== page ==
Scientists have discovered a new Australian dinosaur, and it’s a big one! Several giant bones, some over one metre long, were uncovered near the town of Winton in central Queensland. But what’s got scientists all worked up isn’t what it looks like: it’s where it came from.
Scientists have named the new dinosaur Savannasaurus elliottorum. It was a big, four-legged plant eater, and looked a bit like a brontosaurus. Savannasaurus was as tall as a giraffe, but much heavier.
Fossils from big plant-eating dinosaurs can be found in many places around the world. Some are up to 150 million years old! Several different species are found in Australia, but they only date back to 100 million years ago. Scientists think that these Australian dinos, including Savannasaurus, might be recent arrivals from another continent. Their best guess is that Savannasaurus came from South America.
So how did Savannasaurus get to Australia? They probably walked! During the time of the dinosaurs, the world was a very different place. South America and Australia were both much closer to Antarctica. And that means there may have been dry land linking the three continents.
The world of the dinosaurs was also a lot warmer than today. Antarctica was covered in trees, not ice. Up to around 100 million years ago, it was still pretty cold, but then global warming kicked in. A warmer world might have allowed Savannasaurus to migrate to Australia, along with other large dinosaurs.
We still have plenty to learn from Savannasaurus. We don’t know how far it spread, or how long it lived until it became extinct. Even the story of how it got here is just a best guess. But it’s pretty cool imagining Australia 100 million years ago, filled with giant dinosaurs!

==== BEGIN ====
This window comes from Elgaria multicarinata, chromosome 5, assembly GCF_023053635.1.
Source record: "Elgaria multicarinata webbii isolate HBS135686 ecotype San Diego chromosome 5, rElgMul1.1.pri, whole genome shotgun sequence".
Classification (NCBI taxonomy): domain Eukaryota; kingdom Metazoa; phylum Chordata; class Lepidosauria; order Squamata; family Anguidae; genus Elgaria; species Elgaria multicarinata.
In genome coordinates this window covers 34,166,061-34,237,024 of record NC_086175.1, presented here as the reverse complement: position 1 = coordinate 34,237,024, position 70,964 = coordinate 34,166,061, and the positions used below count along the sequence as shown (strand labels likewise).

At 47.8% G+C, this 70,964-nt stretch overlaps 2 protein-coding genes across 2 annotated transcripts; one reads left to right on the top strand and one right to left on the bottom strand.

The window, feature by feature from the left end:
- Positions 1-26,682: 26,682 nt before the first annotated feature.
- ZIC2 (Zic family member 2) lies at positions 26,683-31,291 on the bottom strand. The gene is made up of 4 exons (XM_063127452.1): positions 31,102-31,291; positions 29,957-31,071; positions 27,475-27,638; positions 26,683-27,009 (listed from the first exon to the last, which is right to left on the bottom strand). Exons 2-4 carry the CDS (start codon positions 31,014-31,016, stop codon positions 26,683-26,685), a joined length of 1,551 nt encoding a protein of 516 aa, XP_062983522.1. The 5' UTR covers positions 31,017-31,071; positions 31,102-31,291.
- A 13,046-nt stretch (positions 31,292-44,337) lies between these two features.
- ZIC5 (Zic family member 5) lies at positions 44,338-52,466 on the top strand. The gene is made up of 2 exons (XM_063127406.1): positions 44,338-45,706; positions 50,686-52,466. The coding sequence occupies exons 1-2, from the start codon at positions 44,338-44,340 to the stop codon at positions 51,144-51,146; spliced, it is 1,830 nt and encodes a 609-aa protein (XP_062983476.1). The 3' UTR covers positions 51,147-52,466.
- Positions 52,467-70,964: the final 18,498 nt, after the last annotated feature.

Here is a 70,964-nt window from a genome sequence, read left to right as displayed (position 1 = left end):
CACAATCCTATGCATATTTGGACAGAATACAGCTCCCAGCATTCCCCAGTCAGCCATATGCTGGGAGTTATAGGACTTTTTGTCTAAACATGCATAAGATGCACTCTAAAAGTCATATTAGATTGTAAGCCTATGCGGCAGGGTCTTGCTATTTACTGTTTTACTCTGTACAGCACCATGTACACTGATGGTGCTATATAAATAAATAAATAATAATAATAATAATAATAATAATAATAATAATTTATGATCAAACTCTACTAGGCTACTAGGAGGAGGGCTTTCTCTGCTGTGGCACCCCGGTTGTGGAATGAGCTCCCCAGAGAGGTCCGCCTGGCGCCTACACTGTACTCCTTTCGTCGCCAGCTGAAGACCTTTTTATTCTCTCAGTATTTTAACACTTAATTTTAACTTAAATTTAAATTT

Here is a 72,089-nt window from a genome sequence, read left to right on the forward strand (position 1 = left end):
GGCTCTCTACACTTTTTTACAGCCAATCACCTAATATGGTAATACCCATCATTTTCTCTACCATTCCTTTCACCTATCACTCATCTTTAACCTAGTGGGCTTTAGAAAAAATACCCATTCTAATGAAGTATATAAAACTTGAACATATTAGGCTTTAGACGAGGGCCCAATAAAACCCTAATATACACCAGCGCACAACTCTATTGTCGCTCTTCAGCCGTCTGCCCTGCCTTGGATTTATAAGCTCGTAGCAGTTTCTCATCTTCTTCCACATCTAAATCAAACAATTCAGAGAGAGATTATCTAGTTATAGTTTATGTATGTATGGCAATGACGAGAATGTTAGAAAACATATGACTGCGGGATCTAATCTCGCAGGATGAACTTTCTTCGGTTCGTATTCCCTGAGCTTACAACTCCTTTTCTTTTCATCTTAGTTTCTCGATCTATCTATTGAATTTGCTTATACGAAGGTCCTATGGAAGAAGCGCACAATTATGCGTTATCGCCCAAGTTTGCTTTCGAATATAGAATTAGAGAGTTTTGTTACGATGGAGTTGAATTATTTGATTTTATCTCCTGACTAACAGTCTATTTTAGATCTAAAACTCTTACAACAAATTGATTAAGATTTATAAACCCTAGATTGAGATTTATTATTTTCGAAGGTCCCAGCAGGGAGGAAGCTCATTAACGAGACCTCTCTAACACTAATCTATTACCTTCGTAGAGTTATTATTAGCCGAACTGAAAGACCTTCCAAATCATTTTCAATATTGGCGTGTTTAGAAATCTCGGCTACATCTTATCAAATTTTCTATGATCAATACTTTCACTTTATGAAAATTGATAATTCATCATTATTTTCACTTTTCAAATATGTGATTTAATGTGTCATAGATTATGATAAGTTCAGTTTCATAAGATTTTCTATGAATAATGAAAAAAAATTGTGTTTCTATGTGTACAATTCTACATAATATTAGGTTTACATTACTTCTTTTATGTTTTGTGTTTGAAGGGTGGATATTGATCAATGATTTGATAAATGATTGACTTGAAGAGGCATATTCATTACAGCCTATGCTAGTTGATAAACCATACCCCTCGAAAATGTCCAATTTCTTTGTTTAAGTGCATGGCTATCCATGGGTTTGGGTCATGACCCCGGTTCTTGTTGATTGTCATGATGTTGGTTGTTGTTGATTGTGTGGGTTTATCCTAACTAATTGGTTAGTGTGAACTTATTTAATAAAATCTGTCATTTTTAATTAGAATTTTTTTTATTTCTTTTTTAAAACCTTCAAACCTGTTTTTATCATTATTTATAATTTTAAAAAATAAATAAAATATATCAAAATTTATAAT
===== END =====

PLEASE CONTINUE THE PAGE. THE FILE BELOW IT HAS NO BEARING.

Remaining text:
Where does a geothermal power plant get its energy from?
If you rub a diamond and a piece of glass together, what happens? Does a) the glass scratch the diamond, b) the diamond scratch the glass, or c) each scratch the other?
Which distance is longer: from sea level to the top of the highest mountain, or from sea level to the bottom of the deepest ocean trench?
Roughly cut out the different continents. Don’t worry about following the coast exactly.
Arrange them like a world map. Going left to right, first put South America, then Africa, India and finally Australia.
Underneath them all, put the last continent, Antarctica.
We’re going to reverse continental drift. Slowly move each continent down, towards Antarctica. Do you notice any of the coastlines matching up?
Eventually, the continents will join up into one blob. Don’t worry if there are a few gaps here and there – the shape of the continents has changed a bit over the past 100 million years. Congratulations! You’ve recreated the super continent known as Gondwana.
The ground under your feet might feel pretty stable, but it’s actually moving. The rocks beneath your feet float on a sea of molten magma (lava). When the magma moves, it drags the surface rocks along for the ride. This is known as continental drift.
We haven’t always known about this. Continental drift was a controversial theory for many years. Many scientists could not imagine a force strong enough to shift entire continents. But there was a lot of evidence. For example, the coastlines of South American and Africa match surprisingly well, and similar fossils are found in matching regions on the continents.
Eventually, scientists set up experiments to measure the speed of the continents. One way is to measure the distance from Earth to the Moon, by bouncing lasers off the Moon’s surface. Astronauts set up mirrored reflectors on the Moon just so we could do this!
Current measurements show that Australia is the fastest continent, moving north at about seven centimetres per year. That adds up to 70 kilometres every million years, or a whopping 7000 kilometres since the breakup of Gondwana, 100 million years ago.
Geothermal energy comes from hot rocks that are deep underground.
b) The diamond will scratch the glass, because diamonds are harder than glass.
The deepest trench is 11 kilometres deep, while the tallest mountain is less than nine kilometres high.
Cotton comes from a plant.
Yes, plants can catch viruses. But plant viruses and human viruses are very different, so you can’t catch a cold from a tree!